Public City Architecture creates Winnipeg pavilion to withstand flood conditions
Wooden slats wrap around indoor and outdoor gathering spaces for an angular pavilion in Winnipeg's Crescent Drive Park that can be "submerged without decay" during floods.
Called Forest Pavilion, the structure was commissioned to offer basic amenities such as restrooms and covered gathering areas in Crescent Drive Park, a public park on the Red River in the sixth-largest city in Canada.
Local studio Public City Architecture, which is led by Liz Wreford and Peter Sampson, designed the project as a "hub that supports visitors of all kinds."
"As a multi-functional civic asset, it creates opportunities to respond to Winnipeg’s emerging cultural and climatic landscapes," the studio explained.
Some of the climactic issues that the pavilion seeks to address include the flooding of the nearby river, which led the team to locate the building at the highest point of the park and to ensure the materials used would resist occasional water level rises.
"The Pavilion is the first civic structure of its kind to apply FEMA flood-protection design standards," said Public City Architecture. "All materials below the flood line can be completely submerged without decay," it added.
Given Winnipeg's marked variations in climate, the architects created several spaces that offer respite to park visitors from different temperatures.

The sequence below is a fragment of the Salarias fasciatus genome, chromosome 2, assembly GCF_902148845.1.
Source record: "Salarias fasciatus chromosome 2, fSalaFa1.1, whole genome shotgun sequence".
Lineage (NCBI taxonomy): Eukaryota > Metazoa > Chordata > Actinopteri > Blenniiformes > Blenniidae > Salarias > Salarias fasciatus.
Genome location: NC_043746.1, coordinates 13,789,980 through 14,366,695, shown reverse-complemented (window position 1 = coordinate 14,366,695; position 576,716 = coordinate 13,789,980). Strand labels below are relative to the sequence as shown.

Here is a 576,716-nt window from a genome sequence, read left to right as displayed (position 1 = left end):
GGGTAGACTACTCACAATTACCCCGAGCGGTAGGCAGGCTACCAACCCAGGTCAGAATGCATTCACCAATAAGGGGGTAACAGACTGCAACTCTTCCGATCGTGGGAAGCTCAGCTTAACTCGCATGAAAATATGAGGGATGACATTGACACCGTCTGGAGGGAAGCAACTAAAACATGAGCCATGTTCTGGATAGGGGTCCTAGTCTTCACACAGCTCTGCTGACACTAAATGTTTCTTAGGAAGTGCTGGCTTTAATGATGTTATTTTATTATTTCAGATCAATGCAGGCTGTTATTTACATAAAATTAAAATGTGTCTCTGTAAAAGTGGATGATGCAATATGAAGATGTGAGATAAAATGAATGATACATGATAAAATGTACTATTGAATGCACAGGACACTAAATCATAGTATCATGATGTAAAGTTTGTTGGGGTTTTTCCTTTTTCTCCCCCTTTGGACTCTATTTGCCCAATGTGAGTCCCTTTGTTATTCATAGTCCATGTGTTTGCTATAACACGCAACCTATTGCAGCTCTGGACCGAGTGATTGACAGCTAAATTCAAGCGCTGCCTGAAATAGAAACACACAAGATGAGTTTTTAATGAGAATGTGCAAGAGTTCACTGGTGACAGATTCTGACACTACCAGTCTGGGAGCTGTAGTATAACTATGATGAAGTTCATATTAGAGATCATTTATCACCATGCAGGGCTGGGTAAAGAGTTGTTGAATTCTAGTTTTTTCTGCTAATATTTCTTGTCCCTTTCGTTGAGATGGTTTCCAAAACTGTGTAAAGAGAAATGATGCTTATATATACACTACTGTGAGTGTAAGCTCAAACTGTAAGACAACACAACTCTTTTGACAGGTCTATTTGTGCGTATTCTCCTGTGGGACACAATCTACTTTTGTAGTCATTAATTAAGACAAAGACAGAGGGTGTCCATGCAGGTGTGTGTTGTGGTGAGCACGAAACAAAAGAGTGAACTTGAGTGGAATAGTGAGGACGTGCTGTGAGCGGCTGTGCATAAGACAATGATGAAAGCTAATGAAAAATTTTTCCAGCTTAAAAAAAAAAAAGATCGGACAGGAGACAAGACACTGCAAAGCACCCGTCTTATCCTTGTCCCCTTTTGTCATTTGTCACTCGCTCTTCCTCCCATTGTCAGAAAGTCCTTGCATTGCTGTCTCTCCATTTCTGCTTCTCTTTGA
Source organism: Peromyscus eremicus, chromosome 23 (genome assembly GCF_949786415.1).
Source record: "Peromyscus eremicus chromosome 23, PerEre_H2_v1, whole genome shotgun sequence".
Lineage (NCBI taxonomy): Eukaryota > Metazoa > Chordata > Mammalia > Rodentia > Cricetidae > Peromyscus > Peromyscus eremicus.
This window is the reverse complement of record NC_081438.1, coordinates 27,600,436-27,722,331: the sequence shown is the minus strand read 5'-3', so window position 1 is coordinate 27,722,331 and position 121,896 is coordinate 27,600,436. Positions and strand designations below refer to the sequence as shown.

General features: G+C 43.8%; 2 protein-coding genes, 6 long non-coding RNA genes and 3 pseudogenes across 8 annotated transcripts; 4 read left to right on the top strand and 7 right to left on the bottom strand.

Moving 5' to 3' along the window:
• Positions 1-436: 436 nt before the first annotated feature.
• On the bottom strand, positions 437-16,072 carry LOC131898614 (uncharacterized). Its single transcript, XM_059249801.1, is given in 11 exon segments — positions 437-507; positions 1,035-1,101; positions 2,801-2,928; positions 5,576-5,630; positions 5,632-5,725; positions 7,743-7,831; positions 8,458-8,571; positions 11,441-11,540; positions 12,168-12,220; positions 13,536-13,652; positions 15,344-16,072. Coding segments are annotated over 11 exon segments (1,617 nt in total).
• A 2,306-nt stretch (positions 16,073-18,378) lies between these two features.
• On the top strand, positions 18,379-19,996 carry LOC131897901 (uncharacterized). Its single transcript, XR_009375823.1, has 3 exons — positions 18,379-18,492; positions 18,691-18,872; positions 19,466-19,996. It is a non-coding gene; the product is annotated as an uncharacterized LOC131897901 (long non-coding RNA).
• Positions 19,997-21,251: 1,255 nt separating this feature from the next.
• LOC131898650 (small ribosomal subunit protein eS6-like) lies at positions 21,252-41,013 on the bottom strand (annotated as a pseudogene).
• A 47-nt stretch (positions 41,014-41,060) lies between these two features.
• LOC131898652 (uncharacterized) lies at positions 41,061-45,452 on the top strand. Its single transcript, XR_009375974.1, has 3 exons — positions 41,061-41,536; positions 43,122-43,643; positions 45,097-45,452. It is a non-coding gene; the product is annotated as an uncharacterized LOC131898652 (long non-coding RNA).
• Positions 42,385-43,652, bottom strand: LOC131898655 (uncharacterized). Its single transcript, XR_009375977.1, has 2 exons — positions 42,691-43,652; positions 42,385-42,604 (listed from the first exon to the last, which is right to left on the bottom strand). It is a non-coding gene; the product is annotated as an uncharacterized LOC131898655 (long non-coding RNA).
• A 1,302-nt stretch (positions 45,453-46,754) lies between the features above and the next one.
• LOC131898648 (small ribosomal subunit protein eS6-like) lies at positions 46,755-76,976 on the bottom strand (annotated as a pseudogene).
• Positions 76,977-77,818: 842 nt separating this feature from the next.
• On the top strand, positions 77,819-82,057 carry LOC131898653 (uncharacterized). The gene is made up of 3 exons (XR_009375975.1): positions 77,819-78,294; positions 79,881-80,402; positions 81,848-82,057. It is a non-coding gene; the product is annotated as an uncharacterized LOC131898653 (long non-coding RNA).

For example, a covered walkway cuts through the pavilion and was dubbed the "shade room," as it offers protection from the city's increasingly warm summer temperatures.
There is also an enclosed and insulated room that can be used for warming up in the winter or seeking shelter from occasional rain storms.
"Lastly, an open-to-the-sky gathering room centres on a freestanding fireplace framed by five-metre-tall screen walls," said Public City Architecture.
The inside of the pavilion also includes public restrooms.
The wooden battens that line the walls of the structure are meant to recall the pattern of trees in a forest.
They are individually attached to the building structure, a feature that the architects claim facilitates upkeep, as a single piece can be replaced when necessary.
At night, light from within the pavilion is screened by these timber staves, giving it a glowing appearance.
"Highly visible from throughout the park, the Pavilion dissolves day to night from a wooden form to a lantern-like void," said the architecture studio.
"Its vibrant chartreuse Venetian plaster interior offers a dramatic welcome to visitors at night, like a porch light in the forest," they studio added.
The Forest Pavilion opened in 2021. This year, it was awarded one of the Governor General's Medals in Architecture. This distinction is awarded to projects by Canadian architects that exemplify good design.
Other park projects include a playground in Denmark that contains "whimsical" marble play structures and a park in Taiwan by ECG International Landscape Consultants that retains certain historical elements from its former use as a sugar factory.
The photography is by Lindsay Reid Studio.
Landscape architecture: Public City Architecture Inc.
Structural engineer: Wolfrom Engineering
Mechanical & electrical engineer: MCW Consultants Ltd.
Builder: Marrbeck Construction